I think you can't rely on that and you shouldn't. every manufacturer has its own way. what you can rely on is usb protocol standard and hardware specifications required by usb protocol.in that way even if one motherboard couldn't supply the maximum current, it is not your product fault. you can tell your customer "our products comply with all standards, it is your computer that is non-standard" :wink:nicleo said:As USB interface carries power (VBUS, 500mA), is there any short-circuit protection (circuit) on motherboard?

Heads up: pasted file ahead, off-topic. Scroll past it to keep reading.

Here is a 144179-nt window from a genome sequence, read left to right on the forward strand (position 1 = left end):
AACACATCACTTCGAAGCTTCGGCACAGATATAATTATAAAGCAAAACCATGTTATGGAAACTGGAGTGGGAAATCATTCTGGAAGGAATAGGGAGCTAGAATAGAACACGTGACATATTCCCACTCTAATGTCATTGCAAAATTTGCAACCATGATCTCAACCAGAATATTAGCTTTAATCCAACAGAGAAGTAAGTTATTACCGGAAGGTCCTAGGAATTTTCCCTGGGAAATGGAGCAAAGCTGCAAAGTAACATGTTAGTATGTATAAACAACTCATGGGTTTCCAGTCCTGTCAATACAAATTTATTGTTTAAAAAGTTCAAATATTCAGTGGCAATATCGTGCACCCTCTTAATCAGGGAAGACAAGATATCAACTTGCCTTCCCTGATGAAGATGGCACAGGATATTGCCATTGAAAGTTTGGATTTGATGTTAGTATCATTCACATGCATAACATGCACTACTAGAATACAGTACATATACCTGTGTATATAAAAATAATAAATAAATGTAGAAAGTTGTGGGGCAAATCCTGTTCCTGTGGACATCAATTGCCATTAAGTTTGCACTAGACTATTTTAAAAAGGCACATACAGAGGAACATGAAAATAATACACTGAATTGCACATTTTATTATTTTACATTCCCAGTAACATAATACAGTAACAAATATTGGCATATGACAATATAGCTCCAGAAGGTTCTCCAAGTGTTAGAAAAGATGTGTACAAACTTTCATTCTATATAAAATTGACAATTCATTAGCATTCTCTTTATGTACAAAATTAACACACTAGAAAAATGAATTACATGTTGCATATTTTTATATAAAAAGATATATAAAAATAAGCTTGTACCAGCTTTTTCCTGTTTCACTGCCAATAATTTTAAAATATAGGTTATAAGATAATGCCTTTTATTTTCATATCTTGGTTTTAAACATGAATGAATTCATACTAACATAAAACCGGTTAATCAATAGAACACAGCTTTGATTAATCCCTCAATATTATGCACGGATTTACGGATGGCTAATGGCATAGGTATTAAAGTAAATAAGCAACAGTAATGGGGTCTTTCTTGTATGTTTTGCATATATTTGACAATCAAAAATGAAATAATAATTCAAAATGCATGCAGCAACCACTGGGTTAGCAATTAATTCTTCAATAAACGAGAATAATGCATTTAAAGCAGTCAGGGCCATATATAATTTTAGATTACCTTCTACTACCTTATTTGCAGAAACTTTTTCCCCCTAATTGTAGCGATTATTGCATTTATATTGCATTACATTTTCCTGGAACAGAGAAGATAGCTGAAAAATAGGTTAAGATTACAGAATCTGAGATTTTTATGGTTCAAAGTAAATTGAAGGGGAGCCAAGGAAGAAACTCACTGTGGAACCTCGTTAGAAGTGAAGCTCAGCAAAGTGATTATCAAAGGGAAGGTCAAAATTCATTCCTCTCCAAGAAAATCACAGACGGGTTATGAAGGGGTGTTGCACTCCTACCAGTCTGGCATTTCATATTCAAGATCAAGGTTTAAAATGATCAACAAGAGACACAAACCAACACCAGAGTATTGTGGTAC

Wowww... 5 amps (x10 times of 500mA), that's a lot. No wonder the Intel ICH5 chipset on my m/board burnt.House_Cat said:If the motherboard complies with USB specifications, it is supposed to limit current to 5amps maximum for overload. The limit may be designed into the power supply, or be a fuse, a circuit, a resetable device, etc. on the board.